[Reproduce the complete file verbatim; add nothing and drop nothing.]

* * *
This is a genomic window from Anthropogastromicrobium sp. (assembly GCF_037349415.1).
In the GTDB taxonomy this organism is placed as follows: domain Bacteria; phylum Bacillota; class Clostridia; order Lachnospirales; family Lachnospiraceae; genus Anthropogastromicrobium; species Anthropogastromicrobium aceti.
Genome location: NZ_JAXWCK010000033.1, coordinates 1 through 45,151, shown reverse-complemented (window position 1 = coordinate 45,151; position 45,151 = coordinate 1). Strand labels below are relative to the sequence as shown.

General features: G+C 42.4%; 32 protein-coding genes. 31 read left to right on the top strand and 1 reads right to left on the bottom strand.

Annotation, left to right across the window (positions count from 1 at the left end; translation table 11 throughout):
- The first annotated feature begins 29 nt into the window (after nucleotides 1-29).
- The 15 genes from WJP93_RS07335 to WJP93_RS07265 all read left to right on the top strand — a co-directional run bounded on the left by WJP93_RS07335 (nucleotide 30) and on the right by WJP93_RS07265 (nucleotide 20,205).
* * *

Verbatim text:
This is a genomic window from Anthropogastromicrobium sp. (assembly GCF_037349415.1).
In the GTDB taxonomy this organism is placed as follows: domain Bacteria; phylum Bacillota; class Clostridia; order Lachnospirales; family Lachnospiraceae; genus Anthropogastromicrobium; species Anthropogastromicrobium aceti.
Genome location: NZ_JAXWCK010000033.1, coordinates 1 through 45,151, shown reverse-complemented (window position 1 = coordinate 45,151; position 45,151 = coordinate 1). Strand labels below are relative to the sequence as shown.

General features: G+C 42.4%; 32 protein-coding genes. 31 read left to right on the top strand and 1 reads right to left on the bottom strand.

Annotation, left to right across the window (positions count from 1 at the left end; translation table 11 throughout):
- The first annotated feature begins 29 nt into the window (after nucleotides 1-29).
- The 15 genes from WJP93_RS07335 to WJP93_RS07265 all read left to right on the top strand — a co-directional run bounded on the left by WJP93_RS07335 (nucleotide 30) and on the right by WJP93_RS07265 (nucleotide 20,205).